Sunspot sunflower – this died within a couple weeks of planting the start; I suspect some kind of cut worm destroyed the stem.

Marigold Inca I – these did well, they are still growing.

I left most of my large box fallow this year; it has never been left fallow before and needed the rest. I only planted marigolds around the edge and they did well.

In the herb garden I added English Thyme, Italian Parsley and French Tarragon. The thyme is growing very slow.

Yesterday I threw out crimson clover throughout all the boxes for a cover crop. We are to get rain this week so if the soil stays warm enough it should sprout well.

Next year I will likely plant all four boxes and leave nothing fallow. I will try some succession planting as well. I’d like to plant some corn. We do not have room for much corn but I’d like to try it here.


Happy Gardening,

Dan Murphy



Fall is in the Air

It feels to me as though fall is coming more quickly this year. It may be because August and the first week or so of September were so hot and so smoky. The upper 90F heat and the smoke sucked all my energy away.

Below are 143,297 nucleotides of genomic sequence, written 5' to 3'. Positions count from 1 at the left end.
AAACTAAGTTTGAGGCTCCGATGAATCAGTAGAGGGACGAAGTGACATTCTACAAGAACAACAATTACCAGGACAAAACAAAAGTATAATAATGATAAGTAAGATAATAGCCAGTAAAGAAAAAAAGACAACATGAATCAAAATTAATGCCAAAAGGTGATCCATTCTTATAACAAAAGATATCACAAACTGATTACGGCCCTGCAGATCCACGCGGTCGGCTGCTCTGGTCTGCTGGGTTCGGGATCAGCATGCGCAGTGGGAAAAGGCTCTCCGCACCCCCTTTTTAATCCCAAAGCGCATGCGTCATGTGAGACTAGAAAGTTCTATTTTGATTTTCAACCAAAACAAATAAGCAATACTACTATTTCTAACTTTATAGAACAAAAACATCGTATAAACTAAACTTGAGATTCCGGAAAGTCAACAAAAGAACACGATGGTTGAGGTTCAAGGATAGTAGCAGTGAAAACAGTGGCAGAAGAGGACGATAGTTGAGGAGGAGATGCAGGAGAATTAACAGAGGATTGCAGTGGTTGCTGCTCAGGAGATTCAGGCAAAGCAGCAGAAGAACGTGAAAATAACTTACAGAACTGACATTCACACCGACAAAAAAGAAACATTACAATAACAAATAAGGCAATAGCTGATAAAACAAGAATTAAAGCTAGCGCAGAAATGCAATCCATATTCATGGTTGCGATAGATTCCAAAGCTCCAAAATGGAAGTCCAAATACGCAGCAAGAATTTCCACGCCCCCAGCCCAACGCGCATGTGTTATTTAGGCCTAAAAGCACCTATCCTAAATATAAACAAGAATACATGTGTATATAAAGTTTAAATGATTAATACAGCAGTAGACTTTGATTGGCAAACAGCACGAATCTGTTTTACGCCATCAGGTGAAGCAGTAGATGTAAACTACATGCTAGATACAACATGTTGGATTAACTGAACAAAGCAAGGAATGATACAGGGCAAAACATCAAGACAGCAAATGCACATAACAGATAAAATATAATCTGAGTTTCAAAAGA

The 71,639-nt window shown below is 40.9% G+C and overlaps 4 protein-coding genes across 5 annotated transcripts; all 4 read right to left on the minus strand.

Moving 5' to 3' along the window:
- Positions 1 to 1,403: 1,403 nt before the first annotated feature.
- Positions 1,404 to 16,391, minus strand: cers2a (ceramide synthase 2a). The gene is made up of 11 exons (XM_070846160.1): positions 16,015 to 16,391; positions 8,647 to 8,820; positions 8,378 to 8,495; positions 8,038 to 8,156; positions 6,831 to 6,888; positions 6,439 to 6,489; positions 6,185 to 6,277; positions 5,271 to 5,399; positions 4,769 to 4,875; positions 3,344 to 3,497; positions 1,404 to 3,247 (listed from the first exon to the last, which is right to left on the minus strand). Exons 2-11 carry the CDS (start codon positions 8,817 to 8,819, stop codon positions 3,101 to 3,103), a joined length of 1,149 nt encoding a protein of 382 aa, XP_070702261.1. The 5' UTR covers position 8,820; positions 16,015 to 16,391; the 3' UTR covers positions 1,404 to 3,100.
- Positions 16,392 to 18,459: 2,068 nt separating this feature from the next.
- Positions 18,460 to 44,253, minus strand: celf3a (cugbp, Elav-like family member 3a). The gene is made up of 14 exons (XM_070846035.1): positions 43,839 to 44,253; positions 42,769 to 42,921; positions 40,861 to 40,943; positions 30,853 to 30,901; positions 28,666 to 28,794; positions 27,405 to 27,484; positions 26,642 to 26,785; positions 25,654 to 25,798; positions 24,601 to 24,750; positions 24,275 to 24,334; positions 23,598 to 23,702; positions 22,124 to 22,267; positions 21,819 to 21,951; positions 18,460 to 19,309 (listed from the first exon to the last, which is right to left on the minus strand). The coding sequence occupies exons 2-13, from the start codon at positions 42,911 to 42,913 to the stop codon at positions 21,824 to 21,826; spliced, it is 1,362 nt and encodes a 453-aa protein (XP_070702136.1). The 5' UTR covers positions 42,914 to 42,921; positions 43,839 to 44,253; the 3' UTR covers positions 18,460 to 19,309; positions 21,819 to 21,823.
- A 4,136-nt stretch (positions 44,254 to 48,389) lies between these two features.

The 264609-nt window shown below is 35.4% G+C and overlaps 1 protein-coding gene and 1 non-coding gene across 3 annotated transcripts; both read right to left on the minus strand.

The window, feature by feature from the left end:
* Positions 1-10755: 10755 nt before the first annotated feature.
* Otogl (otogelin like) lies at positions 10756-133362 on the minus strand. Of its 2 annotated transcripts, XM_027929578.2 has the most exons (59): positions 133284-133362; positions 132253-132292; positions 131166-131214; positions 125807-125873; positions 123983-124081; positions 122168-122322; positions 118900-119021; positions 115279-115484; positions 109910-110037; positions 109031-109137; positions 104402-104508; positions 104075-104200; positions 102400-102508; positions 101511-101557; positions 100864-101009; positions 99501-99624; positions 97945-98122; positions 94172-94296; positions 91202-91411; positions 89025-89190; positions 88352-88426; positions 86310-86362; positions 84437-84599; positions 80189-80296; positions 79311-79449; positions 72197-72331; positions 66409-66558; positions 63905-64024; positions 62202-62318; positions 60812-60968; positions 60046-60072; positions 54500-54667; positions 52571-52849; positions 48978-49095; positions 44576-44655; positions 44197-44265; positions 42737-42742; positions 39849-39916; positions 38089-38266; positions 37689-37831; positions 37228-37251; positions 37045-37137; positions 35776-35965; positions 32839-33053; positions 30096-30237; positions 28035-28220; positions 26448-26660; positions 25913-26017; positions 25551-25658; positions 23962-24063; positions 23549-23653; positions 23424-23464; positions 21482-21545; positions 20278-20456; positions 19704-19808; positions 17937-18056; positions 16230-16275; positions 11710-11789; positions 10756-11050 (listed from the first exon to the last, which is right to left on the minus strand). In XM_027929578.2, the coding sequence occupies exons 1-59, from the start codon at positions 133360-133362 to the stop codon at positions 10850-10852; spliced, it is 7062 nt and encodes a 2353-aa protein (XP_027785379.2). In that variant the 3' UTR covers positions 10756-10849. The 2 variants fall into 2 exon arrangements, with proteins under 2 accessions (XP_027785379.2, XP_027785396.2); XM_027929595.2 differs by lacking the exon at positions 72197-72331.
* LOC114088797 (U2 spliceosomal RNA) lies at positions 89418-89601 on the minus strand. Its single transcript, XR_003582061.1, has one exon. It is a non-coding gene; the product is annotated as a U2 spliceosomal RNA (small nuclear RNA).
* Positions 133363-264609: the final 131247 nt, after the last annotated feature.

Now for the past week the temperature has dropped very noticeably. The smoke cleared for several days though it was back yesterday. The forecast now calls for five days of cooler weather and rain.

There are other signs that fall is here even though the calendar will not acknowledge it for five more days. Leaves are beginning to turn and fall. Not in large numbers yet, but enough to tell you that summer is coming to an end. Nights and early mornings are now chilly. Yesterday morning I actually had to wear a jacket working in the yard until about 10 AM.

The vegetable plants are also showing the end of summer. The tomato plants are looking tired. The leaves are beginning to dry out and although there is still some fruit ripening it is near its end. The pepper plants still look vibrant as does the potato.